Step Back in Time and Check Into the Leverich Towers Hotel in Brooklyn Heights (Photos)

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If you ever dreamed of stepping back in time to the swank days of Brooklyn’s luxurious residential hotels, this collection of vintage postcards of the Leverich Towers Hotel in Brooklyn Heights will at least let you take an imaginary trip.

vintage brooklyn postcards tower hotel 25 clark street brooklyn heights ballroom

In the early 20th century there was a craze for residential hotels — apartments that offered luxury living with hotel amenities like grand social spaces and furnished rooms. A number were constructed in Brooklyn Heights, as 19th century row houses gave way to monuments to “modern” living.

vintage brooklyn postcards tower hotel 25 clark street brooklyn heights ballroom

These postcards from the collection of longtime Brooklyn Heights resident Andrew Porter provide a tour of the Leverich Towers Hotel, located at 25 Clark Street. Designed by Manhattan architectural firm Starrett and Van Vleck, the Romanesque style building was completed in 1927.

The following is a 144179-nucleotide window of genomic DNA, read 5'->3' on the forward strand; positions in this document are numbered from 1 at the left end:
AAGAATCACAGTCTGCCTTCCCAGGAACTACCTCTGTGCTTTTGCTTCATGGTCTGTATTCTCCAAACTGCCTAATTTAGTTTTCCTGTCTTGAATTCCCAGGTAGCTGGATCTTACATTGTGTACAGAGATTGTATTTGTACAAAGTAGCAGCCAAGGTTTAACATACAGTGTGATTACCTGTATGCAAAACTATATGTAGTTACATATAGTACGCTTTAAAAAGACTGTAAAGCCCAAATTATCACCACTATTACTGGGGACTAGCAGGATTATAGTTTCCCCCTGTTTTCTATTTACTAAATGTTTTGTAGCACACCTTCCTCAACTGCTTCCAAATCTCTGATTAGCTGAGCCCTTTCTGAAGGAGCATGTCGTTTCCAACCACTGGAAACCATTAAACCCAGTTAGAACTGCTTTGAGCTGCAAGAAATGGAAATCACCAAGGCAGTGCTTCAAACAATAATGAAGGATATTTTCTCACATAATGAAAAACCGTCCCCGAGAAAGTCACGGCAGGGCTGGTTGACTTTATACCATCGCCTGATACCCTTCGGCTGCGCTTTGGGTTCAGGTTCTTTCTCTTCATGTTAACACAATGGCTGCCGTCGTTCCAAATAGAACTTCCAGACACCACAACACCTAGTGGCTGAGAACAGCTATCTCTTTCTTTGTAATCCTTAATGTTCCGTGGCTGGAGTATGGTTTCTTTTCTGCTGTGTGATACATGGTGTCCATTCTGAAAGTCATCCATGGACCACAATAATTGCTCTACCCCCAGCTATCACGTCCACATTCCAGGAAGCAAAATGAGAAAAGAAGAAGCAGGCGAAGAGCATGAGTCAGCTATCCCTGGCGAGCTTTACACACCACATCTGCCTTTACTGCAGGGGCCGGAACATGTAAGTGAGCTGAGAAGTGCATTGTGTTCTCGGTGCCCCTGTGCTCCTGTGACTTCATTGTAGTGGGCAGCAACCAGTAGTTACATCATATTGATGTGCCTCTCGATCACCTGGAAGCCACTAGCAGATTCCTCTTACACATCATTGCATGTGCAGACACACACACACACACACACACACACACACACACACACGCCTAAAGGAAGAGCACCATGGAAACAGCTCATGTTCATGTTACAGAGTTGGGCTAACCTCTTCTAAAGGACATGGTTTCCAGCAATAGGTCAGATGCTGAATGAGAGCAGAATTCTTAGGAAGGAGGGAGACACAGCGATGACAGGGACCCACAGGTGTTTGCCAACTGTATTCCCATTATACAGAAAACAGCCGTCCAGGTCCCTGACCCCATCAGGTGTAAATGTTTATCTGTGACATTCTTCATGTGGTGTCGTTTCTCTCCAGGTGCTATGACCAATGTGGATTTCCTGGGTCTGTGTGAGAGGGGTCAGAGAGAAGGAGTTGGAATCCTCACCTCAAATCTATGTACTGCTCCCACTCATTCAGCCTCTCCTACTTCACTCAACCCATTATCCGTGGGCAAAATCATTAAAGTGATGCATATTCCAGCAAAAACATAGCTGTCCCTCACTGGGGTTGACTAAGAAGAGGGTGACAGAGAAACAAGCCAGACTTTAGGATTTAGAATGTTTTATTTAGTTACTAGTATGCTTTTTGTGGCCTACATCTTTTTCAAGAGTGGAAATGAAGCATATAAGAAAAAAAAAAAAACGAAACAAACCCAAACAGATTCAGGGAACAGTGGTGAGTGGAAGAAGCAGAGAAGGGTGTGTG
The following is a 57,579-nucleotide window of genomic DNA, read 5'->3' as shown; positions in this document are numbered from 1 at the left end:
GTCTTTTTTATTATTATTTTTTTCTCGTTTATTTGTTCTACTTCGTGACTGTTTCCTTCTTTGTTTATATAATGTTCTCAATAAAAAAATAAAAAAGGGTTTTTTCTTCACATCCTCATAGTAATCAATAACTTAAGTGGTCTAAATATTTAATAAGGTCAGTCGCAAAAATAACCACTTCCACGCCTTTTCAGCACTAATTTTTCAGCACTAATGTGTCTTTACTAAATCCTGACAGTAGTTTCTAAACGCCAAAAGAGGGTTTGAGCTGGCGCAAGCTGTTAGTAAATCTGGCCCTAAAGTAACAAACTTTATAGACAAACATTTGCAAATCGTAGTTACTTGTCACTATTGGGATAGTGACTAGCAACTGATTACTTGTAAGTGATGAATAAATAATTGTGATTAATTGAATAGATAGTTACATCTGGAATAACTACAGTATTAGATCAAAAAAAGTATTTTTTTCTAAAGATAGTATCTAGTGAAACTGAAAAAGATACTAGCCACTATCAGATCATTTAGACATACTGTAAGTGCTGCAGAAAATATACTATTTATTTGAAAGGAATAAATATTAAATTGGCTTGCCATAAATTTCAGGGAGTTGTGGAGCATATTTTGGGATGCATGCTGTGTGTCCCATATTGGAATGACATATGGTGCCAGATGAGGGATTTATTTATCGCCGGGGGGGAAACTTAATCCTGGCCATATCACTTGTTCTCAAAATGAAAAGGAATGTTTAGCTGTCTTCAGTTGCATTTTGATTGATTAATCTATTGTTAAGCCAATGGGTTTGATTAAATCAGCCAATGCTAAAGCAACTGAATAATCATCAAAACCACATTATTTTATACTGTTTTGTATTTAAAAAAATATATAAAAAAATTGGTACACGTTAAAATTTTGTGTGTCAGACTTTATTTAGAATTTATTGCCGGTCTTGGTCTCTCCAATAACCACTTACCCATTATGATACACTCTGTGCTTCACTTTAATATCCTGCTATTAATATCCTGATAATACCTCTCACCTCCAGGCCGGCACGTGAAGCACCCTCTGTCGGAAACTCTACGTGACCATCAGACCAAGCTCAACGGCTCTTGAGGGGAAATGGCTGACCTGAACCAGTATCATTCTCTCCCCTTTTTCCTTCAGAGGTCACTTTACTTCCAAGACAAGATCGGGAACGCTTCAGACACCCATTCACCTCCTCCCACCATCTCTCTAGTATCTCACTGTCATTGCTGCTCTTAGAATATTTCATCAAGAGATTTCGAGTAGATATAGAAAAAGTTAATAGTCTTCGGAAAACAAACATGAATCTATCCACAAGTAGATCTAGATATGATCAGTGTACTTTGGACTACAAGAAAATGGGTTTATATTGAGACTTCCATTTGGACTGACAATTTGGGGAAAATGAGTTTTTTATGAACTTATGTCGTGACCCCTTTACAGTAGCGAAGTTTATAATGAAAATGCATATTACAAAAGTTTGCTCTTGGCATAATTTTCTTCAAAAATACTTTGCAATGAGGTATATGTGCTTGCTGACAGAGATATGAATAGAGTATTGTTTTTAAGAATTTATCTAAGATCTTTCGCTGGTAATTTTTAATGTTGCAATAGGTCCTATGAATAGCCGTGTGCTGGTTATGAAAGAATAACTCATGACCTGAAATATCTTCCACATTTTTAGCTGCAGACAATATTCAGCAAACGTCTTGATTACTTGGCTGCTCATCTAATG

vintage brooklyn postcards tower hotel 25 clark street brooklyn heights

Envisioned as a prestige living experience, the project got off to a bit of a rough start. Begun in 1925, by 1928 it was in receivership. But it bounced back and eventually dropped the name Leverich and became known just as the Towers Hotel. Early advertisements boasted of the ballroom and banquet halls for hosting dances, dinners and other social events. The Don Pedro Room — opened at least by the early 1930s — was one such entertainment space.

vintage brooklyn postcards tower hotel 25 clark street brooklyn heights

The building was originally intended to have 600 apartments, ranging in size from one to 10 rooms. The hotel operated until the 1970s when it was sold to the Jehovah’s Witnesses.

They maintained it as a residential building and still own the property, although they put it on the market in 2016, according to the Real Deal. (The Witnesses are moving upstate and have been liquidating their impressive portfolio of Brooklyn real estate in the last several years.)

Having served as a dormitory for decades, perhaps under new ownership it will once again become apartments.

[Postcards from the collection of Andrew Porter]

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